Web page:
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Other Heritage Entries
Cover Stories Series 2012> Living, Breathing Heritage> Other Heritage Entries
UPDATED: December 13, 2010 NO. 50 DECEMBER 16, 2010
Magic Needles
Acupuncture and moxibustion inscribed on UNESCO's list of intangible cultural heritage

STRICT TRAINING: An acupuncturist demonstrates how to correctly find acupuncture points (CFP)

On November 16, UNESCO officially approved the inclusion of acupuncture and moxibustion, a traditional Chinese medicine therapy, on its Representative List of the Intangible Cultural Heritage of Humanity. The number of Chinese cultural items on the list now totals 28, greater than any other country in the world.

"The listing of acupuncture and moxibustion as intangible cultural heritage has confirmed China's position as the country of origin of these skills and laid a good foundation for the internationalization of traditional Chinese medicine," said Huang Jianyin, Deputy Secretary General of the World Federation of Chinese Medicine Societies. Huang has previously expressed worries about acupuncture and moxibustion declining.

Yang Jinsheng, Deputy Director of the Institute of Acupuncture and Moxibustion under China Academy of Chinese Medical Sciences, said inscribing will restore the original characteristics of acupuncture and moxibustion and contribute to sound development. "This is an effective way to protect them," he said.

Ancient and profound

Acupuncture and moxibustion are an important part of traditional Chinese medicine. The seemingly mysterious medical treatment has been widely practiced in China, especially in ancient times. These therapeutic methods date back at least 2,000 years. The acupuncture and moxibustion are based on the theory that the human body acts as a small universe connected by channels. Through physical stimulation of these channels, the human body's self-regulating function can be promoted and health achieved.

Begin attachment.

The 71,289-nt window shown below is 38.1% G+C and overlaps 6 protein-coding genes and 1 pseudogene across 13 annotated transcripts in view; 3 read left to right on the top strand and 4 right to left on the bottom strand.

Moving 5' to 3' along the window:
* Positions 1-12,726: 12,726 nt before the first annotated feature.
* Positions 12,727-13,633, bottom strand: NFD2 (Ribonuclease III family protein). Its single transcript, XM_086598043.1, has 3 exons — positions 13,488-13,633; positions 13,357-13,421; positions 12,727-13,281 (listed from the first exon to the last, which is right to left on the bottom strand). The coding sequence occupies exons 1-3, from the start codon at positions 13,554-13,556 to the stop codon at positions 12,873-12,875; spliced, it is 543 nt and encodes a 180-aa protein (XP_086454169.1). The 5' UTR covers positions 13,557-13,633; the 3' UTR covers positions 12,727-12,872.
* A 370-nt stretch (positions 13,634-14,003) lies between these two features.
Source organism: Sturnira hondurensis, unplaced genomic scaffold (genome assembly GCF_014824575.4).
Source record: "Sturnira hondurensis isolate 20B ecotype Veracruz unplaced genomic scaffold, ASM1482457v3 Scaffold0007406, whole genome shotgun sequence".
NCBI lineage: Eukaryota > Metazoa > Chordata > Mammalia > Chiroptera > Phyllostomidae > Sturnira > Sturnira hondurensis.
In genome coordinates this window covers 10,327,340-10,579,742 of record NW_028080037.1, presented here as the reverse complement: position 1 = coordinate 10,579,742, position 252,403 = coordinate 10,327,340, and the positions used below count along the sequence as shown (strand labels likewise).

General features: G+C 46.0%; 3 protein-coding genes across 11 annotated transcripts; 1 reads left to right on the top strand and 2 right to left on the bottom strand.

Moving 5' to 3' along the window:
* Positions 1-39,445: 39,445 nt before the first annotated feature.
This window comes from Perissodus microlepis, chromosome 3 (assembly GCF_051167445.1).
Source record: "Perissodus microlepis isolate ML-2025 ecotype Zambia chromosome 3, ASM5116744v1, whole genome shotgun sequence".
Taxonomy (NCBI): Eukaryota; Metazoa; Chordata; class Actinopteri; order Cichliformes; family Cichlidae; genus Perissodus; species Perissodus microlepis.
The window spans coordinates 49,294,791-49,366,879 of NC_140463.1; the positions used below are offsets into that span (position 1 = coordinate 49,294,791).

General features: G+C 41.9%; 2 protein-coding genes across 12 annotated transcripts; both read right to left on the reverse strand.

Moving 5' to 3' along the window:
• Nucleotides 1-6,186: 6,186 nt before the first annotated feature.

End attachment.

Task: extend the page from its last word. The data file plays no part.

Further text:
Acupuncture itself involves inserting and manipulating needles in various acupuncture points in the body to clear and connect the channels so as to relieve pain or for therapeutic purposes. Research shows acupuncture points are related to the nervous system, blood and lymph vessels as well as muscles. In the Chinese medicine, there are more than 400 acupuncture points spread all over the human body.

Acupuncture needles are usually made of silver or stainless steel. Moxibustion treats disease through warming an acupuncture point on the body surface by the burning of a combination of herbs, primarily mugwort.

Acupuncture and moxibustion are relatively easy to operate and the cost is reasonable. In most cases, no side effects occur at all during the treatment. At the same time, it can operate in unison with other treatments.

Around 300 kinds of diseases can be treated by acupuncture and moxibustion. The therapy has obvious curative effects for more than 100 diseases, such as neuritis, neuralgia, certain types of pain, headaches and disturbance in intestinal function. The efficacy of the therapy in the treatment of facial paralysis and apoplectic sequelae is most widely known.

As early as the 1980s, the World Health Organization (WHO) had confirmed acupuncture and moxibustion were very effective in the treatment of 43 diseases, including neurologic gastrointestinal system, dental and respiratory system diseases. The National Health Service of Britain has even said there is reasonably good evidence acupuncture is an effective treatment for nausea, vomiting, osteoarthritis of the knee and several types of pain.

Protection and inheritance

Though with such a long history and now applied in more than 150 countries and regions, traditional Chinese medicine is declining in China nowadays.

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